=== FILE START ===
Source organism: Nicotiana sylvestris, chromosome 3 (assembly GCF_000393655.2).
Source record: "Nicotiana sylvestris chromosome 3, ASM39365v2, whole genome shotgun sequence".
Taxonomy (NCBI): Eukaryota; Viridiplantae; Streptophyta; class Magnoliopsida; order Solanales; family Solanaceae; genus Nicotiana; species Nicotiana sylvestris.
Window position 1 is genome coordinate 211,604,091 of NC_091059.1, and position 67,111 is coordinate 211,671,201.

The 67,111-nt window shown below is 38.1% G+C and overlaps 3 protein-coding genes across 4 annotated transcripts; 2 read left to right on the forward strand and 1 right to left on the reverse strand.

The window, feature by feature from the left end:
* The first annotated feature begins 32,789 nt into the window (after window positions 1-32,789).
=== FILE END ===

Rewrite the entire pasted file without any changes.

Source organism: Nicotiana sylvestris, chromosome 3 (assembly GCF_000393655.2).
Source record: "Nicotiana sylvestris chromosome 3, ASM39365v2, whole genome shotgun sequence".
Taxonomy (NCBI): Eukaryota; Viridiplantae; Streptophyta; class Magnoliopsida; order Solanales; family Solanaceae; genus Nicotiana; species Nicotiana sylvestris.
Window position 1 is genome coordinate 211,604,091 of NC_091059.1, and position 67,111 is coordinate 211,671,201.

The 67,111-nt window shown below is 38.1% G+C and overlaps 3 protein-coding genes across 4 annotated transcripts; 2 read left to right on the forward strand and 1 right to left on the reverse strand.

The window, feature by feature from the left end:
* The first annotated feature begins 32,789 nt into the window (after window positions 1-32,789).